firstly I would take a note of one of the source IP's.
then run a filter on just that source ip to see if any user has ever been observed with that address...
if so then check your user mapping timeouts. they may be too low.
if your timeout is set to 45 mins and no AD activity in that time then user to ip will be removed.
are you using the device/user mapping or user-id agent.
@BPry not to hijack but is there a list of sources that can be used for UserID? I knew of a few, including AD of course, but we ended up setting our timeouts to indefinate as that seemed to be the answer for domain joined machines that might have users that stay logged in to (I just lock mine everyday for example). The UserID for that IP would then only clear if the user logged off the machine.. although I'm assuming we may end up with stale data due to IP address changes.
That would work depending on your environment and your security requirements, but wouldn't generally be recommended due to the fact that the UserID information isn't likely to be accurate.
The sources that I know of are the following:
- Active Directory
- Exchange Server
- eDirectory Servers
- Syslog Servers
- Terminal Servers
Really since you have the ability to get syslog information and import information with the API, you can technically get user-id information from pretty much anything. For example the Cisco ISE and Cisco WLCs easily through this method.
@BPrythanks for the reply.
We were running into an issue where the User IDs were timing out and we'd start to see inconsistent logging... some logs would have the UserID, some wouldn't, then some would again. Obviously this would make UserID security based policy very difficult.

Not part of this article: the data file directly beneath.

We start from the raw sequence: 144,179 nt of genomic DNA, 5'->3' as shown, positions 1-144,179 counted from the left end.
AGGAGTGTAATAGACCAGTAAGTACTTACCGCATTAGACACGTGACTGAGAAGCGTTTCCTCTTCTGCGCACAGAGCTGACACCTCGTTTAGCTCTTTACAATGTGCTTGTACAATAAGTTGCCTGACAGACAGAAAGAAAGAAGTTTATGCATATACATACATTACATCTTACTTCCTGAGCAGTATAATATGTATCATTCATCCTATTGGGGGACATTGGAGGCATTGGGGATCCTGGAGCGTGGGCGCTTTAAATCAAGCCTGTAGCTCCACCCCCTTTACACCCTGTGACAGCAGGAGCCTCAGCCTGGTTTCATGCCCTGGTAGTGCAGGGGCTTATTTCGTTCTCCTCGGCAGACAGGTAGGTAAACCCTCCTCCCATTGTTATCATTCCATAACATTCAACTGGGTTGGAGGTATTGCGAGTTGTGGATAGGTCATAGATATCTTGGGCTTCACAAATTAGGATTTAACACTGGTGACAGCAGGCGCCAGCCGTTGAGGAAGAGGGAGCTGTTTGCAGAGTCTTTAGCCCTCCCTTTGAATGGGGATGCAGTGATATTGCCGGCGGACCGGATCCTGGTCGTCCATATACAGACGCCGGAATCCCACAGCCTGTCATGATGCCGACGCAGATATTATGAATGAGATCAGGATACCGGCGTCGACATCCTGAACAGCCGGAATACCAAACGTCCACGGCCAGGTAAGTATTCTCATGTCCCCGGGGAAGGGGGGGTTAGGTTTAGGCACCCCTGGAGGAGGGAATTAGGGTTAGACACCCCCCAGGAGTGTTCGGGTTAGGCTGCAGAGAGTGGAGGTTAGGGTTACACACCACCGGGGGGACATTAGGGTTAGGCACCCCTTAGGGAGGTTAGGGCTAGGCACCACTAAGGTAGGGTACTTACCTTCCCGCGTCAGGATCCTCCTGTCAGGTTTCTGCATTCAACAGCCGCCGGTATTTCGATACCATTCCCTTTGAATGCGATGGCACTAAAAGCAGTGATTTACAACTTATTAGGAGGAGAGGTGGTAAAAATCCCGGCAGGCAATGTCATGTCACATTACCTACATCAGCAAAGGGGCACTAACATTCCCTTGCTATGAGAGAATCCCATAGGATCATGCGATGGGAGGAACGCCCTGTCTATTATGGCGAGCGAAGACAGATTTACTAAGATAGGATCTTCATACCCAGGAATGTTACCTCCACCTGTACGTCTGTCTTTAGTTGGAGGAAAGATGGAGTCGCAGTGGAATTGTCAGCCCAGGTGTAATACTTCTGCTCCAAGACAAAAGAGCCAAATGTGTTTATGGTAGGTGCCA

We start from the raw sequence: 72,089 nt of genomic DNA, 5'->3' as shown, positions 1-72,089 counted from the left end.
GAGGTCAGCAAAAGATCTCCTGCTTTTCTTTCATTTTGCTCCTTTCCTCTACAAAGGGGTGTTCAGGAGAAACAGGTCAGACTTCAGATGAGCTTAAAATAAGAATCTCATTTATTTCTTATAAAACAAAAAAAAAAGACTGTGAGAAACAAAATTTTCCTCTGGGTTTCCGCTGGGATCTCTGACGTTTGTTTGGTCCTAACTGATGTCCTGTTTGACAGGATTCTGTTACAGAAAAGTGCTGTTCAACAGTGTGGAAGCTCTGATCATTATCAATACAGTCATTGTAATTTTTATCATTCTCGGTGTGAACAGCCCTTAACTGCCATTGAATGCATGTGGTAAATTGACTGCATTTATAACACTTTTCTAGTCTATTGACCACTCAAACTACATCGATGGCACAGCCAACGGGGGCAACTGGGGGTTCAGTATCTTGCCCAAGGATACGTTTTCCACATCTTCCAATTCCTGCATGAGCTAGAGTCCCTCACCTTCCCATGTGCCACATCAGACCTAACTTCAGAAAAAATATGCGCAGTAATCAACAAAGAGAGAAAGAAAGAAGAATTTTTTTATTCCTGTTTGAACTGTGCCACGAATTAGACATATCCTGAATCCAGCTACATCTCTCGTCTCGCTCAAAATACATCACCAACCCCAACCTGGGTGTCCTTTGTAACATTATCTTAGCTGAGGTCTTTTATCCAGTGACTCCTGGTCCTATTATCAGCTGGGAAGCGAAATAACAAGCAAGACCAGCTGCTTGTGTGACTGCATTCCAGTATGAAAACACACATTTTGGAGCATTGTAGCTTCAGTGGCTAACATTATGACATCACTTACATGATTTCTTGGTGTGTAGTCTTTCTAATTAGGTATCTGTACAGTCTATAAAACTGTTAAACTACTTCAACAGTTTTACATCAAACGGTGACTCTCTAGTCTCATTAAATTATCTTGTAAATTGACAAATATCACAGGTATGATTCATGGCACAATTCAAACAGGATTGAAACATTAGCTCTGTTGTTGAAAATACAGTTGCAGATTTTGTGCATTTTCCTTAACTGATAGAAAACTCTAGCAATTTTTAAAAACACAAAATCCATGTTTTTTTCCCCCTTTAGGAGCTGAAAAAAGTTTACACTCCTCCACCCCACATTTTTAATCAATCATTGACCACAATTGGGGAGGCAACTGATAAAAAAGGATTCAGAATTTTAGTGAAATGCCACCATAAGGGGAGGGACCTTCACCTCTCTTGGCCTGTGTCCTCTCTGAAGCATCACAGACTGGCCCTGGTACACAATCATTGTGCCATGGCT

Our wireless and ResNet areas (basically all BYOD) use SafeConnect for NAC and we're already using their implementation to update Palo Alto UserID (they recommend an API user account be created for SafeConnect to use). We had to change the default timeout here because users on these networks only have to log in devices once every 120 days right now. Since they are BYOD, these devices don't usually change users.
The remainder of our network is academic and office spaces. For academic areas, lab computers and teacher workstations are logged in and out for class periods. Assuming a logoff event triggers a UserID clear event through the user agent connected to the AD controllers, UserID should be fairly up-to-date here. If not, the next user logging in should update it. For the office areas, I believe we had a lot of people leaving their computers logged in and just locked when they weren't around (I'm included here). I don't believe an unlock generates an AD security event so UserID here was eventually expiring on the Palo Alto and not populating.
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